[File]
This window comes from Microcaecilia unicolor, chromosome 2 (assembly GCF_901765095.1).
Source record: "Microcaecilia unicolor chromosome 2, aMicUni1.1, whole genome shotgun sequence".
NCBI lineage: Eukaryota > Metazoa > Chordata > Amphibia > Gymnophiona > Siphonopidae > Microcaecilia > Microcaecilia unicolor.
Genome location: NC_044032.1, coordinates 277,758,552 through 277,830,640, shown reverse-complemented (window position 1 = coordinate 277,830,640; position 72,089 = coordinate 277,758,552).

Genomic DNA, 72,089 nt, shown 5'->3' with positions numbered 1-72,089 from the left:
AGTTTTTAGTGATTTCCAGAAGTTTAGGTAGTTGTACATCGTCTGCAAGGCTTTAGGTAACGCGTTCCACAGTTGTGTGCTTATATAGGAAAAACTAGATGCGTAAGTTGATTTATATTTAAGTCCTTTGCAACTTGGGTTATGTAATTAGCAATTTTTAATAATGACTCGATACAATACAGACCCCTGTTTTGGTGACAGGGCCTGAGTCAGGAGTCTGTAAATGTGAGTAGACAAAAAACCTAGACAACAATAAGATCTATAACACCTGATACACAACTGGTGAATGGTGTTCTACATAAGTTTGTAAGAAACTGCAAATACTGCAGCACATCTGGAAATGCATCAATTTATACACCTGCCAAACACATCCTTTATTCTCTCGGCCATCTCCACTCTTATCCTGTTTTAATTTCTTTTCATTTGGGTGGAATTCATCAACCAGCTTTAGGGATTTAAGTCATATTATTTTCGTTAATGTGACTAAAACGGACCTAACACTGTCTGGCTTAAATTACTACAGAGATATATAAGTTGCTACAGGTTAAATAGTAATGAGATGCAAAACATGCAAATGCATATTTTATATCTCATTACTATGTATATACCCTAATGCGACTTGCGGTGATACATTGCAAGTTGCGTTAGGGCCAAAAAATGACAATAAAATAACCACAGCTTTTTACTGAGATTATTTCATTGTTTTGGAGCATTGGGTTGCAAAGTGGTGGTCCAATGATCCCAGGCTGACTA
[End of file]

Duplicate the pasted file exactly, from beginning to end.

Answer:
This window comes from Microcaecilia unicolor, chromosome 2 (assembly GCF_901765095.1).
Source record: "Microcaecilia unicolor chromosome 2, aMicUni1.1, whole genome shotgun sequence".
NCBI lineage: Eukaryota > Metazoa > Chordata > Amphibia > Gymnophiona > Siphonopidae > Microcaecilia > Microcaecilia unicolor.
Genome location: NC_044032.1, coordinates 277,758,552 through 277,830,640, shown reverse-complemented (window position 1 = coordinate 277,830,640; position 72,089 = coordinate 277,758,552).

Genomic DNA, 72,089 nt, shown 5'->3' with positions numbered 1-72,089 from the left:
AGTTTTTAGTGATTTCCAGAAGTTTAGGTAGTTGTACATCGTCTGCAAGGCTTTAGGTAACGCGTTCCACAGTTGTGTGCTTATATAGGAAAAACTAGATGCGTAAGTTGATTTATATTTAAGTCCTTTGCAACTTGGGTTATGTAATTAGCAATTTTTAATAATGACTCGATACAATACAGACCCCTGTTTTGGTGACAGGGCCTGAGTCAGGAGTCTGTAAATGTGAGTAGACAAAAAACCTAGACAACAATAAGATCTATAACACCTGATACACAACTGGTGAATGGTGTTCTACATAAGTTTGTAAGAAACTGCAAATACTGCAGCACATCTGGAAATGCATCAATTTATACACCTGCCAAACACATCCTTTATTCTCTCGGCCATCTCCACTCTTATCCTGTTTTAATTTCTTTTCATTTGGGTGGAATTCATCAACCAGCTTTAGGGATTTAAGTCATATTATTTTCGTTAATGTGACTAAAACGGACCTAACACTGTCTGGCTTAAATTACTACAGAGATATATAAGTTGCTACAGGTTAAATAGTAATGAGATGCAAAACATGCAAATGCATATTTTATATCTCATTACTATGTATATACCCTAATGCGACTTGCGGTGATACATTGCAAGTTGCGTTAGGGCCAAAAAATGACAATAAAATAACCACAGCTTTTTACTGAGATTATTTCATTGTTTTGGAGCATTGGGTTGCAAAGTGGTGGTCCAATGATCCCAGGCTGACTA